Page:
[00:00:00] Jordan Heath-Rawlings: We tend to have impressions in our minds of the sorts of folks who report seeing UFOs. It’s not a very good impression. You can probably blame Hollywood for that. We see them as misfits or weirdos and loners, the guy at the end of the bar slurring his words before last call. Strangely enough, though, those aren’t the people who report seeing UFOs. Or maybe they do at the bar, but they’re not the people filing official reports.
Those official reports exist. They’re cataloged. You can look at them. They come from all over Canada, all across North America, really, but we’re talking about Canada today. The reports are made by trained pilots and aircraft crew. They are made by people who not only would tend to recognize most identifiable aircraft, but also people who aren’t [00:01:00] likely to want to make the kind of impression I described being the person who thinks they saw a UFO. That’s not a great look for a professional pilot, but still many of them file these reports. They put down on paper what they saw, and the real question is what happens once they do? And are we taking them seriously enough?
I’m Jordan Heath-Rawlings, this is The Big Story. Daniel Otis is a freelance reporter who’s written for a number of publications, but wrote about UFOs for Vice Canada. Hello, Daniel.
Daniel Otis: Hi.
Jordan Heath-Rawlings: Why don’t you start by just, how did you come across this story? How did you end up asking for the intelligence report that started it?
Daniel Otis: Um, well, to rewind a little bit, uh, my interest in the topic was, uh, developed, uh, by some reporting that the New York [00:02:00] Times has done, particularly their journalists, Leslie Kean and Ralph Blumenthal. And they’ve, uh, spoken about, um, sightings of unidentified objects by military personnel. Um, as well as they also in 2017, revealed that the Pentagon has a program that actually investigates these kinds of things.
So after I read that, I started digging around to see if I could find any relevant Canadian cases to contribute to the conversation because nobody was really putting out stories on the topic in Canada. Uh, in July and August, the repair of stories published in the Toronto Star and the Globe and Mail uh, that made reference to something called CADORS. CADORS is an acronym for the Civil Aviation Daily Occurrence Report System, which is essentially an aviation incident database that’s operated by Transport Canada.
Um, so after I saw that sort of mentioned in passing in two stories on UFO sightings, I started digging into that system, [00:03:00] uh, literally read thousands upon thousands of aviation incident reports, and started finding some that are kind of unusual, um, involving Air Canada, WestJet, and other major airlines operating in Canadian airspace.
Jordan Heath-Rawlings: When you say unusual, what does that mean? Can you just describe, uh, some of the reports that you found in detail?
Daniel Otis: Yeah, sure. I can read some of them for you. Um, here’s here’s one I printed out a bunch. Here’s one from, uh, January, 2019, where a medical transport flight in Northern Manitoba, uh, quote, reported that an inexplicable bright light followed them, uh, at the same altitude and speed. Uh, there’s one there.
Um, here’s another one, this is from 2018. Uh, this is a American cargo flight from New York, uh, to Alaska. They’re at about 34,000 feet. When they quote, reported an object flying sporadically estimated [00:04:00] at 60,000 to 80,000 feet, and moving at Mach 4. So just for some context, uh, the fastest known aircraft in the world was the SR-71 Blackbird, which was retired by the US I believe in 1999. And that had a maximum speed of approximately Mach 3.3. Now there’s no particular way that, uh, this cargo flight could have measured that speed, but, you know, according to this report, they saw something moving sporadically and very fast, which, you know, that’s strikes me as unusual.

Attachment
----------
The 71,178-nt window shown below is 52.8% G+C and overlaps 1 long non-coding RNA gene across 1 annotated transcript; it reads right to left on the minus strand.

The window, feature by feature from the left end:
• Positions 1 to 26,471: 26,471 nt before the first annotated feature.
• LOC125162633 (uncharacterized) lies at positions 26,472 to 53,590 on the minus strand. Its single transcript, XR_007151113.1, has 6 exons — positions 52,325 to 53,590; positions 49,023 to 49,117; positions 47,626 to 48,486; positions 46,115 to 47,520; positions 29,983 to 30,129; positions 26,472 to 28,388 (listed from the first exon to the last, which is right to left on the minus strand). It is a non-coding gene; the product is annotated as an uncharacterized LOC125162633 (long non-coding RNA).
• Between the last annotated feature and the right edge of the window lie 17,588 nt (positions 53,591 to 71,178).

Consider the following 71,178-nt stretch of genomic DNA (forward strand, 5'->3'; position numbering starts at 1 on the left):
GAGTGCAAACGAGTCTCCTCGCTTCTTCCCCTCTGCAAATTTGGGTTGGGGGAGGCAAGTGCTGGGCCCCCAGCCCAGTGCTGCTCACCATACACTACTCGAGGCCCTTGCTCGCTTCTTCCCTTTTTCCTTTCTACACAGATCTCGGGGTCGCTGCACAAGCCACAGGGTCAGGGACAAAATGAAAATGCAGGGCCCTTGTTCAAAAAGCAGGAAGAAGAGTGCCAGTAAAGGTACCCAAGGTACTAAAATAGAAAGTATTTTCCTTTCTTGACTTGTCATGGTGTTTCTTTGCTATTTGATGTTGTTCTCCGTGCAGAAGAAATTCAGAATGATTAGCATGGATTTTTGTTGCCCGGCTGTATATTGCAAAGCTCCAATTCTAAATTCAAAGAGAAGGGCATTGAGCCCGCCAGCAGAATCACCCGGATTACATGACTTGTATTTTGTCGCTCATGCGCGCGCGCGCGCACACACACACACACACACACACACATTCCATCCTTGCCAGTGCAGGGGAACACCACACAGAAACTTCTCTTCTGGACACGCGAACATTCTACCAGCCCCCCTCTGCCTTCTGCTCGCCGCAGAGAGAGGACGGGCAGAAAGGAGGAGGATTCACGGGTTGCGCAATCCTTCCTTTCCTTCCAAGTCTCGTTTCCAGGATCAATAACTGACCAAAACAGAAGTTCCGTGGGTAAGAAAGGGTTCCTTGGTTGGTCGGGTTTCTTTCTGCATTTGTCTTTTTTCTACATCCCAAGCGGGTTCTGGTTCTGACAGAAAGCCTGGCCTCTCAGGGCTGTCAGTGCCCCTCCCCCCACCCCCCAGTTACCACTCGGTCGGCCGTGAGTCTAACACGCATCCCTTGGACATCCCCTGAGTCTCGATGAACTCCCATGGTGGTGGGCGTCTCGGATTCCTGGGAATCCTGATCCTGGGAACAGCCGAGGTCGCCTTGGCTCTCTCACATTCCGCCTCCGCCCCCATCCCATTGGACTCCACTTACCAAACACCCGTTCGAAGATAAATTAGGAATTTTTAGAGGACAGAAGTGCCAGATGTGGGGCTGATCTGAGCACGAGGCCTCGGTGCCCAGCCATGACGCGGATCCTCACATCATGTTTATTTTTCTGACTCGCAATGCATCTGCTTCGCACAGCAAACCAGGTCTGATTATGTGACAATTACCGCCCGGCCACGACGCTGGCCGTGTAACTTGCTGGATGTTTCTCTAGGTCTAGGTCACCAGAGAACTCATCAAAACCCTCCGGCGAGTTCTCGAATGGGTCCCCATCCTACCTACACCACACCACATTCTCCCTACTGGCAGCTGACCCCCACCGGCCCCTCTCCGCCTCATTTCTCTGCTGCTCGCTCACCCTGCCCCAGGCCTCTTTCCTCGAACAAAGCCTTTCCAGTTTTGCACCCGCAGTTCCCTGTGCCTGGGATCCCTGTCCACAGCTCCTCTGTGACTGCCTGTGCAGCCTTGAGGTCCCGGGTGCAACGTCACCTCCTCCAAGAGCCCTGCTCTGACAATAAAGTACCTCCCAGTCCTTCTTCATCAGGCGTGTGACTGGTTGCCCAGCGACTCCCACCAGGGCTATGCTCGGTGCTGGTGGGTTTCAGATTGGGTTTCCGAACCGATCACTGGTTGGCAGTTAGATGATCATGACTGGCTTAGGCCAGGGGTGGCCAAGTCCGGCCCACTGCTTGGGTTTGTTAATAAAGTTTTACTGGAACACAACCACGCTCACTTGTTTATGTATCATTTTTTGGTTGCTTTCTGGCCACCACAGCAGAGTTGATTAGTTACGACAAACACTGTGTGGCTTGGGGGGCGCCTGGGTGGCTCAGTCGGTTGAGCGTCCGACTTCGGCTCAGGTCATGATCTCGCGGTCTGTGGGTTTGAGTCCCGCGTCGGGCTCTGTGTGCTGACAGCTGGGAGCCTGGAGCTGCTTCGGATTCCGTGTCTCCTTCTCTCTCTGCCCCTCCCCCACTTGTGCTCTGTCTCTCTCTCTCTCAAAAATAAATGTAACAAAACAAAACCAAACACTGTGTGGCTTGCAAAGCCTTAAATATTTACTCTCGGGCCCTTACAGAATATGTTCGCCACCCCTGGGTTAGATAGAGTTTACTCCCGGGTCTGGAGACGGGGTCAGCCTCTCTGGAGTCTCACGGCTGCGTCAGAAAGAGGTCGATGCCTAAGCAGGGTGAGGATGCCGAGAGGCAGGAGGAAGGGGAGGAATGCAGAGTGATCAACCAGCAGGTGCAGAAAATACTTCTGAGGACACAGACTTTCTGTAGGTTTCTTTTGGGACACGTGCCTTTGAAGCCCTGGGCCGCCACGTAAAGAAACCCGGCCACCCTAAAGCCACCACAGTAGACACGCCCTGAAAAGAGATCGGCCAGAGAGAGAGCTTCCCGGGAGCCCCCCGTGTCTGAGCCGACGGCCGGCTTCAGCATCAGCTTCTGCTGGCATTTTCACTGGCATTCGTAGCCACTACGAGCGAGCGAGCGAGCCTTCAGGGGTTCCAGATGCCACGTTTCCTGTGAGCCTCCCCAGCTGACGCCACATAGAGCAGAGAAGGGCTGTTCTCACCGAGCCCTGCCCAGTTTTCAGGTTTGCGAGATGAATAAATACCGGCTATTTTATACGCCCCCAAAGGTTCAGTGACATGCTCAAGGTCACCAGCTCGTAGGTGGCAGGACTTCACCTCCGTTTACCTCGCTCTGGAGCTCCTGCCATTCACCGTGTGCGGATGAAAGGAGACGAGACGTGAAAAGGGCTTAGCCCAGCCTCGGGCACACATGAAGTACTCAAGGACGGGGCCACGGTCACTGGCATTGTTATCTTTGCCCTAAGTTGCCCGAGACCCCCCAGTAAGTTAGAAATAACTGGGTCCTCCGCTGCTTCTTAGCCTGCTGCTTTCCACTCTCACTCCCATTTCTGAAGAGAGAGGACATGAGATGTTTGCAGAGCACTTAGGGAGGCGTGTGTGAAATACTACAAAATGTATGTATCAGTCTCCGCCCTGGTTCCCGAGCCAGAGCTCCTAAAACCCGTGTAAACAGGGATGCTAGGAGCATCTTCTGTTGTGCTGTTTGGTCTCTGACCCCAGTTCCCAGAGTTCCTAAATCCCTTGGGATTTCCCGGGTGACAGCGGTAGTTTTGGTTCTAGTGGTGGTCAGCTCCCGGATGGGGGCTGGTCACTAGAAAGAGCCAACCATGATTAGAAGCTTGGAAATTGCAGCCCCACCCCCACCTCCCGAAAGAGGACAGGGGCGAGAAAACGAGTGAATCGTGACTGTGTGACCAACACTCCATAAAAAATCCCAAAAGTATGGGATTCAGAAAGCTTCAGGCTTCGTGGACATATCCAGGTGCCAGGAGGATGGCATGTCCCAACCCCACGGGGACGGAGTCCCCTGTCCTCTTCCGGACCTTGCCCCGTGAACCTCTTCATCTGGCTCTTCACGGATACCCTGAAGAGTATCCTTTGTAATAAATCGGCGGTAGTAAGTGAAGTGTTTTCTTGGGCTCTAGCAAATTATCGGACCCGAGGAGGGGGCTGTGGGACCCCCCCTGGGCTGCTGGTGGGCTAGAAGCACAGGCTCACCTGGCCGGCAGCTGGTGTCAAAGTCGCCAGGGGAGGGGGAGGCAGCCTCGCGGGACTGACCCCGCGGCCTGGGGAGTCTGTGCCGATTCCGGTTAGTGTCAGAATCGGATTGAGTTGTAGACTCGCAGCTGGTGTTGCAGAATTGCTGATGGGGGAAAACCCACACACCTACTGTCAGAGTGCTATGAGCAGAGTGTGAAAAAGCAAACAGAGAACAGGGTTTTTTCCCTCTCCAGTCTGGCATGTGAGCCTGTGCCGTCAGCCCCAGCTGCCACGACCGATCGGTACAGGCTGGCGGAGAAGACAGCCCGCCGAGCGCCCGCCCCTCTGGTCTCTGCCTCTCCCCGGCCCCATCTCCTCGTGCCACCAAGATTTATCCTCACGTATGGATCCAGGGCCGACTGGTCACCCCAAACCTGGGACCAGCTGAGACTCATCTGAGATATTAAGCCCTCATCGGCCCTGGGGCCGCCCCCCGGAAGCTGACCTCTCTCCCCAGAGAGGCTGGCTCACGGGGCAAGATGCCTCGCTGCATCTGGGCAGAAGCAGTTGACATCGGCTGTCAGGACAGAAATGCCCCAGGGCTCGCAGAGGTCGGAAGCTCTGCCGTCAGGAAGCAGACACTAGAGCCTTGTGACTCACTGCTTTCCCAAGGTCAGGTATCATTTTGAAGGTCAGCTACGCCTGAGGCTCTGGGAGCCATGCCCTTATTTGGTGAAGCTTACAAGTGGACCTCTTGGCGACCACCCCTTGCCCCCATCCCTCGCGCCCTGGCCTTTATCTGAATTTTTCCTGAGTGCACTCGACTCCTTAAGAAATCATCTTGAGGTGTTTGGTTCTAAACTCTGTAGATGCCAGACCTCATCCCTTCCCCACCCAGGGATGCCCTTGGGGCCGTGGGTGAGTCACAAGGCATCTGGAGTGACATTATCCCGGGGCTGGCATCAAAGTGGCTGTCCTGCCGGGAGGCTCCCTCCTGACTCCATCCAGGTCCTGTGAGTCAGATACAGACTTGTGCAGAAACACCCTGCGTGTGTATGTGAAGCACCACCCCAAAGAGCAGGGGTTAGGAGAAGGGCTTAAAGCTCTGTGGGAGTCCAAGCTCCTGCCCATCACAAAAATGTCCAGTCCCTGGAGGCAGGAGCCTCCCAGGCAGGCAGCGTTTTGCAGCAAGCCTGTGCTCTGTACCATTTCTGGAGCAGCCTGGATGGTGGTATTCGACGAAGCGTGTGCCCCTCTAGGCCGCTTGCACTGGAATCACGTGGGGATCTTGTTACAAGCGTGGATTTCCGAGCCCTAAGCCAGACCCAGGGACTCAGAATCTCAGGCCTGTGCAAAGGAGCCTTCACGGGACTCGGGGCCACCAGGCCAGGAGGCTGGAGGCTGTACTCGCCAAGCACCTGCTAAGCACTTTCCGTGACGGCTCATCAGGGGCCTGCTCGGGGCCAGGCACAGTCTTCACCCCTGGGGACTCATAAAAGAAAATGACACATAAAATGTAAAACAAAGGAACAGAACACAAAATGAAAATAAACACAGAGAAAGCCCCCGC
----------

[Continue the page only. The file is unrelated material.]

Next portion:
And I flagged a lot of these reports in my research. I pulled about, you know, close to 200 and, uh, I, I selected some and ran them by, um, some members of, uh, the Royal Canadian Air Force, um, some commercial pilots who, uh, you know, provided some off-the-record guidance and helped me sort of sift through the reports that really were kind of unusual and those that clearly had uh conventional explanations on closer scrutiny.
Jordan Heath-Rawlings: So [00:05:00] this database is public and all you had to do was sort of wade through everything enough to, to pull these interesting ones?
Daniel Otis: Um, pretty much, you know, you’re not gonna find any UFOs, or you’re not gonna find many UFOs or unidentified flying objects in the system, but you know, there are, uh, you know, maybe I would say dozens of, uh, things that are objects, lights, possible drones. Um, which is interesting because you know, you, if a trained aviator, uh, can’t immediately identify something, um, that’s probably worthy of a further investigation.
Jordan Heath-Rawlings: So what happened when you did investigate further and you took some of these reports to people who would be intimately familiar with them?
Daniel Otis: Yeah. I got a real mixed reaction. Um, Transport Canada, which operates this database, uh, didn’t really want to talk about it. So [00:06:00] they referred all questions to Nav Canada, which is a private company that operates, uh, civilian air traffic infrastructure, so, you know, radar installations, things like that. As a private company, they did, they gave me a brief outline of how the reporting procedures work, but they didn’t really want to talk about it.
The military answered some questions, but you know, what they revealed is that these reports come into them, um, and that they’re sort of punted off, uh, to Transport Canada. So, you know, I, the reports exist, reporting mechanisms exist for these sorts of unusual sightings, but I’ve yet to uncover any evidence that they’re being investigated by the military. I could be wrong. I mean, you know, maybe they do, but so far, all indication is that, you know, reports come in and everybody sort of shrugs and they end up in a drawer.